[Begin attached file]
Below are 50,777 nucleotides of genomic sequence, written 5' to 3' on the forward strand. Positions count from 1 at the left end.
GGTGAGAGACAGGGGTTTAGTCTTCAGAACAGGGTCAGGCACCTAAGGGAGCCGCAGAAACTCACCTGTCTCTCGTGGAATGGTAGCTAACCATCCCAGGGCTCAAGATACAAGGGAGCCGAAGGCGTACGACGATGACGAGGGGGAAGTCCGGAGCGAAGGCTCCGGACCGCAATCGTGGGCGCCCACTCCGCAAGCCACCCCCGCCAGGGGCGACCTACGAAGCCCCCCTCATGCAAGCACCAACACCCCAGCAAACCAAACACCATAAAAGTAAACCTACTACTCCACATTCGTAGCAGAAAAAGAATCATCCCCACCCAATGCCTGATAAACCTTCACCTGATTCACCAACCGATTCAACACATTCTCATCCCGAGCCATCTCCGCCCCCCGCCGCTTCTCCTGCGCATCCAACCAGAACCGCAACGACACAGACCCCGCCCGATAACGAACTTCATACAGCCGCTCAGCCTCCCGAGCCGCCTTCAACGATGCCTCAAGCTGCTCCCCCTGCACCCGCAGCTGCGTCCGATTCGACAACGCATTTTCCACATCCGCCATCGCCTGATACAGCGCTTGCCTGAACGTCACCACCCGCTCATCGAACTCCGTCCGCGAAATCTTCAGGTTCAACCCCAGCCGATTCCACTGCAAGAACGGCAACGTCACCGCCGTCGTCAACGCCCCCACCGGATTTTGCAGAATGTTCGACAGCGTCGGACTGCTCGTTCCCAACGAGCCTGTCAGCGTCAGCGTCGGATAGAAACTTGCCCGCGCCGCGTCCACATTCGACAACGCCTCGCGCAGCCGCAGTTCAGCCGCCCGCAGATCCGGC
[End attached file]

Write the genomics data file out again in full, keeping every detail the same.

Below are 50,777 nucleotides of genomic sequence, written 5' to 3' on the forward strand. Positions count from 1 at the left end.
GGTGAGAGACAGGGGTTTAGTCTTCAGAACAGGGTCAGGCACCTAAGGGAGCCGCAGAAACTCACCTGTCTCTCGTGGAATGGTAGCTAACCATCCCAGGGCTCAAGATACAAGGGAGCCGAAGGCGTACGACGATGACGAGGGGGAAGTCCGGAGCGAAGGCTCCGGACCGCAATCGTGGGCGCCCACTCCGCAAGCCACCCCCGCCAGGGGCGACCTACGAAGCCCCCCTCATGCAAGCACCAACACCCCAGCAAACCAAACACCATAAAAGTAAACCTACTACTCCACATTCGTAGCAGAAAAAGAATCATCCCCACCCAATGCCTGATAAACCTTCACCTGATTCACCAACCGATTCAACACATTCTCATCCCGAGCCATCTCCGCCCCCCGCCGCTTCTCCTGCGCATCCAACCAGAACCGCAACGACACAGACCCCGCCCGATAACGAACTTCATACAGCCGCTCAGCCTCCCGAGCCGCCTTCAACGATGCCTCAAGCTGCTCCCCCTGCACCCGCAGCTGCGTCCGATTCGACAACGCATTTTCCACATCCGCCATCGCCTGATACAGCGCTTGCCTGAACGTCACCACCCGCTCATCGAACTCCGTCCGCGAAATCTTCAGGTTCAACCCCAGCCGATTCCACTGCAAGAACGGCAACGTCACCGCCGTCGTCAACGCCCCCACCGGATTTTGCAGAATGTTCGACAGCGTCGGACTGCTCGTTCCCAACGAGCCTGTCAGCGTCAGCGTCGGATAGAAACTTGCCCGCGCCGCGTCCACATTCGACAACGCCTCGCGCAGCCGCAGTTCAGCCGCCCGCAGATCCGGC